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Selling back your textbooks can be the silver lining of many long semesters. Sometimes you can never put that horrible Biology 101 class behind until you actually sell the book back after the final. That Bio class gets the last laugh however when your classmate standing in front of you sells her book back for $50 while you receive $5 for the exact same book. Typically the bookstore employee won't be able to offer an explanation beyond, "I'm sorry that's just what the system told me." Truth be told when you get paid minimum wage you aren't privy to the reasons behind the buyback variances. I however can let you know that the two biggest factors that affect buyback prices are timing and simple economic supply and demand.

The reason for the huge swing in buyback prices between one book and the next is pure supply and demand. The demand for that Bio book consists of 50 students next semester. This means that the bookstore will only pay a premium on the first 50 books that are sold back. Every book sold back after the 50th will unfortunately be at a greatly reduced price. Timing is key during buyback season. The earlier you are able to sell back your texts the more likely you are to fall within the Bookstore's demand criteria. The more money you are going to make.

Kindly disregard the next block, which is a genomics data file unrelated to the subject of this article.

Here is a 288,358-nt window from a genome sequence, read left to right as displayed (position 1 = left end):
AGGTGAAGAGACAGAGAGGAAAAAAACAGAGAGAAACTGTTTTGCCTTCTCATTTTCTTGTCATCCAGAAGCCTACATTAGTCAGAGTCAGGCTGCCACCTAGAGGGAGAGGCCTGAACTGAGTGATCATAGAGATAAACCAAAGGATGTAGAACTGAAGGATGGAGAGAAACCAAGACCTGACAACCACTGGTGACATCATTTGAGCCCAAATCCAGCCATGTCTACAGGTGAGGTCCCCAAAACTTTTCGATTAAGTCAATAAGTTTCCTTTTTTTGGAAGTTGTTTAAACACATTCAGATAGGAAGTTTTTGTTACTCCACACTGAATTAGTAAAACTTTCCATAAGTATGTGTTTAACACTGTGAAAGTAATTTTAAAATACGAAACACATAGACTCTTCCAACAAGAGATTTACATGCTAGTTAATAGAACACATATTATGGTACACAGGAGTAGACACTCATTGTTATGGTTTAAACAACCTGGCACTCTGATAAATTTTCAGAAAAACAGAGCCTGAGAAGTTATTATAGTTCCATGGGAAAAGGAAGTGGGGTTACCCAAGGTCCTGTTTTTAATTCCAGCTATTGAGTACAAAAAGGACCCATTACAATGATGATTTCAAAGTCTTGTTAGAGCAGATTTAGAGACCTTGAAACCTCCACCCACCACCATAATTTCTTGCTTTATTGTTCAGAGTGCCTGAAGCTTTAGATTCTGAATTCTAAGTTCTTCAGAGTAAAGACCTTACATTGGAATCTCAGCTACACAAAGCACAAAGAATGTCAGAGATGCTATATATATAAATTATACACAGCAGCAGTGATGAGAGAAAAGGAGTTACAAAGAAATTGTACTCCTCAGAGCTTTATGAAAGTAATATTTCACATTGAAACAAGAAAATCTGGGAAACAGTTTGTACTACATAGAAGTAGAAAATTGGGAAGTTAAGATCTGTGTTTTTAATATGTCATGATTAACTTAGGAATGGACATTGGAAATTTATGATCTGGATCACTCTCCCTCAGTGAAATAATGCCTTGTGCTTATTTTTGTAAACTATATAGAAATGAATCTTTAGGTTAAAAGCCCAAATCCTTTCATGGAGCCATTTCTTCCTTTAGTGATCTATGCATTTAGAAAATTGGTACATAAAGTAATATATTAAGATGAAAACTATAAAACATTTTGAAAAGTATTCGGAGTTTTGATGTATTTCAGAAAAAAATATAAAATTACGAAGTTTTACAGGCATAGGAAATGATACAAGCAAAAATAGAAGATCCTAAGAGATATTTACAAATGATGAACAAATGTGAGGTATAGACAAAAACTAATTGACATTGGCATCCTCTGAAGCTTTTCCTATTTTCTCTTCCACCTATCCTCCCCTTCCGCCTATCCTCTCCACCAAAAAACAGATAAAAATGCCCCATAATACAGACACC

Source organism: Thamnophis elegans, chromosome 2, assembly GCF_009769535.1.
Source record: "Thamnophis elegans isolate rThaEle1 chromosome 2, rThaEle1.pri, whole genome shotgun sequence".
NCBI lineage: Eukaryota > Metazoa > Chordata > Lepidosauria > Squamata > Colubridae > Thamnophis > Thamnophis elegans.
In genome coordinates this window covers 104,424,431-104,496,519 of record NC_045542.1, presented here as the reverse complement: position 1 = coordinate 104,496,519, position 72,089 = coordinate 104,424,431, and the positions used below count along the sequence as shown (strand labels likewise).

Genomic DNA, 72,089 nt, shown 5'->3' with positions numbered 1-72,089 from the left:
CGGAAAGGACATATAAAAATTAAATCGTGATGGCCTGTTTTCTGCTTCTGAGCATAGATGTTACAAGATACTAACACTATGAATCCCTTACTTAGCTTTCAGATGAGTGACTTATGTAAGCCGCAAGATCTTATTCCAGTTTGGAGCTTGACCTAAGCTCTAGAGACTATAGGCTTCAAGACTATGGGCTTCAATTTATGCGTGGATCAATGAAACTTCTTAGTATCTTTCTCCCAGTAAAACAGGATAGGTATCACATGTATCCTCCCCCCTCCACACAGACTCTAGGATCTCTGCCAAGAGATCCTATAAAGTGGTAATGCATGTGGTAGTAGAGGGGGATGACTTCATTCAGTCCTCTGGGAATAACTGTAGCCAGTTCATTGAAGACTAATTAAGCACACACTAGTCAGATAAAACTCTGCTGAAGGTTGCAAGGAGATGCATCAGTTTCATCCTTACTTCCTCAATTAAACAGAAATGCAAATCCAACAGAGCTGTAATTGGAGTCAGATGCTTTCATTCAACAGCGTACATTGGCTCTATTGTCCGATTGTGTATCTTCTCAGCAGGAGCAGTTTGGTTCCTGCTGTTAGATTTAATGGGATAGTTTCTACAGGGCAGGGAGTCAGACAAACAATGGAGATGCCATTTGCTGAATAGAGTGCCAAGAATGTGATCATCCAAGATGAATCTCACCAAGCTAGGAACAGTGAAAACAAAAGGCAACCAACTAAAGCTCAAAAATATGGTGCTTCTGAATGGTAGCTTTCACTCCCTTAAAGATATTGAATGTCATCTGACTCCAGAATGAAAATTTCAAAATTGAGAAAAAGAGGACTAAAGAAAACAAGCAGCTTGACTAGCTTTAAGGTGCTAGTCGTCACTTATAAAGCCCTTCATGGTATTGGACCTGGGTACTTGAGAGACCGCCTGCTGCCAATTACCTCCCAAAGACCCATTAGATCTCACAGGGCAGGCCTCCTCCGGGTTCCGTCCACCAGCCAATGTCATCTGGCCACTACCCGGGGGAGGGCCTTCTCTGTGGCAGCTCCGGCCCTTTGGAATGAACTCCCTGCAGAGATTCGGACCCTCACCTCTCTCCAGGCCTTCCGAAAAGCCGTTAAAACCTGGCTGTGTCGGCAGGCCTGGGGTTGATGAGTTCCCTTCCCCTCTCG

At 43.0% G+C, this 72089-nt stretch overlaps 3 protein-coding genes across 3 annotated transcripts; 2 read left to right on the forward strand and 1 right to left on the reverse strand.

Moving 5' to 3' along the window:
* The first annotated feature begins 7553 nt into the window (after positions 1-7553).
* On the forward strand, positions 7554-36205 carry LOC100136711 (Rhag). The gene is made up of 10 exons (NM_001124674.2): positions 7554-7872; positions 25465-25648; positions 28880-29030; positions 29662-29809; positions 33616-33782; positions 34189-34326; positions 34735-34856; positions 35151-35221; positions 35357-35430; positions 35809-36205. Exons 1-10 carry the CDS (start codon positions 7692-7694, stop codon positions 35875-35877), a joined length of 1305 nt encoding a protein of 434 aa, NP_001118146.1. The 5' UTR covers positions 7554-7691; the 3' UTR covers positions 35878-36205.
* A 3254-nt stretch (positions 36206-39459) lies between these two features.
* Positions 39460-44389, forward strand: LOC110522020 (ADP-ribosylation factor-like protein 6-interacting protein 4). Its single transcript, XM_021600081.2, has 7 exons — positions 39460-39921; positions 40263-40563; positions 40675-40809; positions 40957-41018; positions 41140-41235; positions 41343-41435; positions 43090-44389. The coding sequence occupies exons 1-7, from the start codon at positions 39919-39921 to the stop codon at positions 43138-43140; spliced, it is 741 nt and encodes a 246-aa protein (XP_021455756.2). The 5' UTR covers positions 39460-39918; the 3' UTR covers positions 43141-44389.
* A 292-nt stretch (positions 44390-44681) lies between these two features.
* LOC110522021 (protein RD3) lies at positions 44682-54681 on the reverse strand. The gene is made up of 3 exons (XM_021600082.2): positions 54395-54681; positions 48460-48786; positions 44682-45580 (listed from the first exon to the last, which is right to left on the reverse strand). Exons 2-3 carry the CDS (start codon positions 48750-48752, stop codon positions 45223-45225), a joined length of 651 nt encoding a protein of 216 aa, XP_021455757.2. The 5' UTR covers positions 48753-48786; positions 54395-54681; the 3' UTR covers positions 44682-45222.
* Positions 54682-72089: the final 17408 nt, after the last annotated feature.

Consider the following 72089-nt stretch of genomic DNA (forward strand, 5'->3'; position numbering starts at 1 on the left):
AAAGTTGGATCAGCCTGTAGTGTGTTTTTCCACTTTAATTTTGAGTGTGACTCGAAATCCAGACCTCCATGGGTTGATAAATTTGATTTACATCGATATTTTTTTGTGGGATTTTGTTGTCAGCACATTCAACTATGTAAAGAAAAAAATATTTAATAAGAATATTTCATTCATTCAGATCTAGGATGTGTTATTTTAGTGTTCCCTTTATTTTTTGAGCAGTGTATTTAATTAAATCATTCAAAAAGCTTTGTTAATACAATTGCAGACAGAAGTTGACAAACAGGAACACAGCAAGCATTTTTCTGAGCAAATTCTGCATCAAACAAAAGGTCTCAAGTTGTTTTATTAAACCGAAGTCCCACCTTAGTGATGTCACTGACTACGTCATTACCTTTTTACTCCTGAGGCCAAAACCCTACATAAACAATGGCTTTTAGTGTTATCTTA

There is a far more important factor at work than timing. You can curse the people standing at the bookstore counter but they aren't the ones setting the demand for next semester's books. Most students don't think about it, but it's the professors who set the demand. The bookstores aren't forcing you to buy that $300 Shakespeare Folio. The Instructors are the ones who put together the required text lists. Unfortunately, their students' financial wellbeing isn't usually on their minds when they do this.

The earlier a Professor is able to place his or her book order the more beneficial it is to the bookstore and subsequently to the students. In fact the Professor's order is the single most important factor in establishing demand for textbooks across the country. If the bookstore knows that a specific textbook will be used the following the semester the buyback price can skyrocket. Again, the price is determined by the demand. If you want to make the most on your buybacks let your professors know how much you learned from the textbook and encourage them to reorder them quickly. Like students, most Instructors don't think about next semester's books until the end of the current semester.

By: Dan Russell

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